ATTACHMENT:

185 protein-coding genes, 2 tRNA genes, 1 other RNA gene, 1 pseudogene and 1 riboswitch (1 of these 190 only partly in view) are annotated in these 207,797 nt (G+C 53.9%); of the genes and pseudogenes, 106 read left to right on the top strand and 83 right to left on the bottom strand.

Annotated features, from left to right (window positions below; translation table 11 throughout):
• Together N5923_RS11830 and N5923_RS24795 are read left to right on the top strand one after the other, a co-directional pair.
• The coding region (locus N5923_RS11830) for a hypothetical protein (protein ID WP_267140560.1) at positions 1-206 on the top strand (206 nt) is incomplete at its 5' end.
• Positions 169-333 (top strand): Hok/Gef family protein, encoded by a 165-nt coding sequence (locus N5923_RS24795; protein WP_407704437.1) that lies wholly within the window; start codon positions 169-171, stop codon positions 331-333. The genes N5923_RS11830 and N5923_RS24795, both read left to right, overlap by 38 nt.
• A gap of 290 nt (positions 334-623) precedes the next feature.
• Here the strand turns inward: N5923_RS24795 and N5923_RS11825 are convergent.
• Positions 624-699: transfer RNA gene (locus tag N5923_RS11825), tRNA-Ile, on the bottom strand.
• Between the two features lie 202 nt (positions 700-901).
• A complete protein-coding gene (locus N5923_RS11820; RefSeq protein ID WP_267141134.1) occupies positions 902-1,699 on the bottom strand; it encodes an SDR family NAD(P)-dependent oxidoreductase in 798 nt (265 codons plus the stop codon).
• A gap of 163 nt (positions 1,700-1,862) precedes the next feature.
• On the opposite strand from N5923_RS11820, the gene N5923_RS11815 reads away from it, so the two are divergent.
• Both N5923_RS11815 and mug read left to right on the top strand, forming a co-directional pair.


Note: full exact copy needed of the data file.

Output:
185 protein-coding genes, 2 tRNA genes, 1 other RNA gene, 1 pseudogene and 1 riboswitch (1 of these 190 only partly in view) are annotated in these 207,797 nt (G+C 53.9%); of the genes and pseudogenes, 106 read left to right on the top strand and 83 right to left on the bottom strand.

Annotated features, from left to right (window positions below; translation table 11 throughout):
• Together N5923_RS11830 and N5923_RS24795 are read left to right on the top strand one after the other, a co-directional pair.
• The coding region (locus N5923_RS11830) for a hypothetical protein (protein ID WP_267140560.1) at positions 1-206 on the top strand (206 nt) is incomplete at its 5' end.
• Positions 169-333 (top strand): Hok/Gef family protein, encoded by a 165-nt coding sequence (locus N5923_RS24795; protein WP_407704437.1) that lies wholly within the window; start codon positions 169-171, stop codon positions 331-333. The genes N5923_RS11830 and N5923_RS24795, both read left to right, overlap by 38 nt.
• A gap of 290 nt (positions 334-623) precedes the next feature.
• Here the strand turns inward: N5923_RS24795 and N5923_RS11825 are convergent.
• Positions 624-699: transfer RNA gene (locus tag N5923_RS11825), tRNA-Ile, on the bottom strand.
• Between the two features lie 202 nt (positions 700-901).
• A complete protein-coding gene (locus N5923_RS11820; RefSeq protein ID WP_267141134.1) occupies positions 902-1,699 on the bottom strand; it encodes an SDR family NAD(P)-dependent oxidoreductase in 798 nt (265 codons plus the stop codon).
• A gap of 163 nt (positions 1,700-1,862) precedes the next feature.
• On the opposite strand from N5923_RS11820, the gene N5923_RS11815 reads away from it, so the two are divergent.
• Both N5923_RS11815 and mug read left to right on the top strand, forming a co-directional pair.